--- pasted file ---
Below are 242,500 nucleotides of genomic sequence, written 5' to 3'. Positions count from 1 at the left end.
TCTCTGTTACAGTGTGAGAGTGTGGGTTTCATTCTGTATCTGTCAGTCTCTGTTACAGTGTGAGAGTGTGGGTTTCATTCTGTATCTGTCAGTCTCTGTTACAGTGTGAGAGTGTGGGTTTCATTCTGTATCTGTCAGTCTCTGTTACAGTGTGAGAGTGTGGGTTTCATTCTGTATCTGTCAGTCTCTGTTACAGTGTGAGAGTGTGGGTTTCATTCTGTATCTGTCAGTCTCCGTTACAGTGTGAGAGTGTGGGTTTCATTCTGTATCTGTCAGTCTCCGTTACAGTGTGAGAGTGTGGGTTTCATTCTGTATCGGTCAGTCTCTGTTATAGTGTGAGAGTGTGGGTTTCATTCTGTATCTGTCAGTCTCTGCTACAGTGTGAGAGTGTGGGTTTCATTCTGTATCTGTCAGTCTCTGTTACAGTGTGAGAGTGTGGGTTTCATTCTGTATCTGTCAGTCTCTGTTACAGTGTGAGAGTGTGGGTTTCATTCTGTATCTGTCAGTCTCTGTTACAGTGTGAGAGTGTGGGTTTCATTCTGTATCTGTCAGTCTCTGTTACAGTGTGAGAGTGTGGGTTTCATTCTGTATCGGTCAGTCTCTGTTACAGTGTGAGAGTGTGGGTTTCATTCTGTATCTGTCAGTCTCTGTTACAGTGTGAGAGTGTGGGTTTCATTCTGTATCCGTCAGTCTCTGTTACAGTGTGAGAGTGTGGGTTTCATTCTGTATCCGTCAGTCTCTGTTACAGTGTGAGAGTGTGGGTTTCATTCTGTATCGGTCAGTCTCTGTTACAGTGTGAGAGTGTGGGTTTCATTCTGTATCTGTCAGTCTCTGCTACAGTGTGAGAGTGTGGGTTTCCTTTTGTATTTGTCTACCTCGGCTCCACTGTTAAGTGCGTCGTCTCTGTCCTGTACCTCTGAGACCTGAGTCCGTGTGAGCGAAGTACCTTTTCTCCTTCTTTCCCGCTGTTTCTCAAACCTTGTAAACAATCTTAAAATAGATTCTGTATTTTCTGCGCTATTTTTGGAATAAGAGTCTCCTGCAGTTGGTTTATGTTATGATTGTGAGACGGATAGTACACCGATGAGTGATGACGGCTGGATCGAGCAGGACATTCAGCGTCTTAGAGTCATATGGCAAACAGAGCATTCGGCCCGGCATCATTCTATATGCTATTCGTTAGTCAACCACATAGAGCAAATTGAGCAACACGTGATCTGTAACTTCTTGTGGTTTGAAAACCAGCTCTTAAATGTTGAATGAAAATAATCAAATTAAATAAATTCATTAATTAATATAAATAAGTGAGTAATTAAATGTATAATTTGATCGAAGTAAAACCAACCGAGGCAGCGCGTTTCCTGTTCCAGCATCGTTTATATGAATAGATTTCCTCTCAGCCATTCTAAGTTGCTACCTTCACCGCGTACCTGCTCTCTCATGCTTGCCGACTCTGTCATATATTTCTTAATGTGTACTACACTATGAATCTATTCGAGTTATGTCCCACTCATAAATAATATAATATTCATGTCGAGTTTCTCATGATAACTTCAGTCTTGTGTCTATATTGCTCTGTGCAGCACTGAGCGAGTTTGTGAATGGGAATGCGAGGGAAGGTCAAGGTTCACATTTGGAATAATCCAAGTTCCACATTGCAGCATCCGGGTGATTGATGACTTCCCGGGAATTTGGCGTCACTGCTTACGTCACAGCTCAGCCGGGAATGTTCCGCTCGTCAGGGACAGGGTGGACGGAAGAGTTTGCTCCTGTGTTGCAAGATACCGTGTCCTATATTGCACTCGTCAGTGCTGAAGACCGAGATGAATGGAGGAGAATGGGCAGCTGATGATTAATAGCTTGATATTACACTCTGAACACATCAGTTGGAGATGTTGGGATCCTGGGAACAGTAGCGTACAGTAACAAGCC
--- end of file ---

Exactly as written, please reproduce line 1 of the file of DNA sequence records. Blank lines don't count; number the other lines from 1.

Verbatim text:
Below are 242,500 nucleotides of genomic sequence, written 5' to 3'. Positions count from 1 at the left end.